It’s been almost two splits since Jensen left Cloud9 to join Team Liquid. In addition to wearing a new jersey and adding “TL” in front of his name, a lot has changed for this veteran mid laner. The biggest difference? The change in atmosphere at Team Liquid.
“I think people think that TL would be a more stressful environment and all that, but honestly—it’s obviously serious and all—but it’s just that they care a lot about player comfort here,” Jensen told Dot Esports.
He added, “Since we are all very experienced, we all know what’s best for us what’s most comfortable for us and then you know, obviously, we just find a balance between us and the management to find a good base for what feels comfortable.”
When Jensen switched to Team Liquid, it was the end of an era. Since 2015, he had been the starting mid laner for Cloud9. And for four years, he was consistently rated as one of the top performing mid laners in the LCS. Despite Jensen’s individual prowess, he was never able to accomplish his goal of winning the NA title.
Cloud9 and Jensen have come close to taking home first place multiple times. Their latest attempt was against Team Liquid during the Summer 2018 finale. Jensen was one series away from a first-place finish, but Liquid crushed any hopes of making that dream a reality. The series ended 3-0 with Team Liquid claiming the number one spot in NA once again.
“I think one of the things that was really painful for me when I was on C9 [was] obviously losing in finals over and over and just losing playoffs. Never being able to win—like that sucked,” he said.
The year continued with Cloud9 later making it to semifinals at Worlds. This wasn’t enough for Jensen, however.
On November 19, he officially made the move from Cloud9 to join Team Liquid. About five months after that, he finally took home a first-place trophy after years in the LCS. Although winning NA was monumental for Jensen, he has had moments where he felt he could have won with Cloud9 last split.
“I honestly think if I was on C9—I mean this could obviously be a wrong feeling—but I really feel like we would have won last split,” he said. “It’s all hindsight. But yeah, I really feel like C9 stepped it up last split. When I was on C9, we weren’t really improving much. I didn’t see much growth in the team, but they definitely played better than I expected.”
It’s impossible to know, of course, if Jensen would have seen the same success if he’d continued with Cloud9. He believes, however, that moving to Team Liquid was the correct choice no matter what happened in spring.
“I felt like it was best for my happiness overall, because I felt like I needed a change,” he said. “But you know, there was definitely the ‘what if.’ Like what if we would have lost to C9 in the finals…I’ve been happy on TL, so regardless if we wouldn’t have gotten the results, I would have gotten a lot of hate, but I would still be satisfied. I would have been happy here.”
Now that his goal to win NA has been completed, Jensen has his eyes set on the primary reason he left Cloud9: a chance to win Worlds. Though the team went out in the semifinals last year, he still felt as though he couldn’t progress internationally while in Cloud9.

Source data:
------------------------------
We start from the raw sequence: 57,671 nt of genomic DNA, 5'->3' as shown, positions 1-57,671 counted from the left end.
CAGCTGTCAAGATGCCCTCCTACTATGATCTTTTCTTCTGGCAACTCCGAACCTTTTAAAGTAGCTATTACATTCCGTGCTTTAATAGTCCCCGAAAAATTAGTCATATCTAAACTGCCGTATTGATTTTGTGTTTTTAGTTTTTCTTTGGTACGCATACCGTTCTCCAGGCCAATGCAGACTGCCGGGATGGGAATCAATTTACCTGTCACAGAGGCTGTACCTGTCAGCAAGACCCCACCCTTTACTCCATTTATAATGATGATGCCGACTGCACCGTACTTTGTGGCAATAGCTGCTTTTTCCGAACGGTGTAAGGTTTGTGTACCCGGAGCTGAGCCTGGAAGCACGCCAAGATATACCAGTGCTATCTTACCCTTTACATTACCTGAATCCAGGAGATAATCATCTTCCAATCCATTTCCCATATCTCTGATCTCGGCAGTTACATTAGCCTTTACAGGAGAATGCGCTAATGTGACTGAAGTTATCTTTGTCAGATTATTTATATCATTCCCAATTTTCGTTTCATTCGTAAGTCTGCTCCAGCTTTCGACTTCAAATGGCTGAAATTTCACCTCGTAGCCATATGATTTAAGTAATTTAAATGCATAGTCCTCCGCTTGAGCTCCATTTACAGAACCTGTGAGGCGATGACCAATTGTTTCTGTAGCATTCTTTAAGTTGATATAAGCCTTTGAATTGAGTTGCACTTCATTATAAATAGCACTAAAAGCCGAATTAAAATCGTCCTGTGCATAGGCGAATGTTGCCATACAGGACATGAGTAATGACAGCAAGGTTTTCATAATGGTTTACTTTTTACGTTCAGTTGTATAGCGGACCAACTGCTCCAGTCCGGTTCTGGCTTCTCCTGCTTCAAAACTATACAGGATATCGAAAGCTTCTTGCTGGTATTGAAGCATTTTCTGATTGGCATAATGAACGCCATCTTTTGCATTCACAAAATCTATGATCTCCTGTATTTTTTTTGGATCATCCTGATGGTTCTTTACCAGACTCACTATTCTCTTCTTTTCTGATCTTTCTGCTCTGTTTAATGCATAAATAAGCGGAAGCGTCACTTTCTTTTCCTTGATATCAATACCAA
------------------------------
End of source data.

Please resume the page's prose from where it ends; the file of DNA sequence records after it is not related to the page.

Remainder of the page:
“I think a big reality check [was] when we lost against Fnatic in semifinals at Worlds,” he said. “I realized these players are way better than us in almost every position…I thought there was no way I would ever win worlds if I stayed on C9. I just thought if I wanted to try to win something I had to try to make a change and it wasn’t to win NA.”
He added, “I realized [at] Worlds last year that any region can actually win it if you just try hard enough and if you play good enough. So I thought with TL it would actually be possible to win Worlds if I made the change.”
Cloud 9 were the first North American team to reach the semifinals since season one. When compared to Cloud9, Team Liquid clearly has less experience performing—let alone attending—Worlds. But Jensen believes if he had been on Liquid last year, their run wouldn’t have ended so quickly.
“I really thought when I looked at TL, their mid laner was a big weakness point for the team,” he said. “I don’t think Pobelter’s like super bad individually, but I just don’t think he really clicked too much with the team, so he would be exposed by the better teams internationally. So yeah, I thought if I was in that position—I thought for sure TL would look way better.”
Before heading to Worlds, Team Liquid and Jensen still have a split to finish. They’re in sole possession of first place with a 12-4 record. Right behind them is CLG with an 11-5 record. The team has remained resilient throughout summer and show no signs of slowing down.
“I think we are playing really well right now, so it’s hard for us to really improve a lot more,” he said. “So it’s just maintaining what we’re doing right and just keeping up with the meta basically. I expect other teams to catch up more towards playoffs. Then we’ll just see how they do, because I think it’s just really up to the other teams to improve.”
It’s not impossible for a team to surpass Team Liquid. But it’s not likely they’ll drop from first considering only two games remain this split. And with Jensen’s confidence inspiring his play, Team Liquid is looking closer to winning another North American title.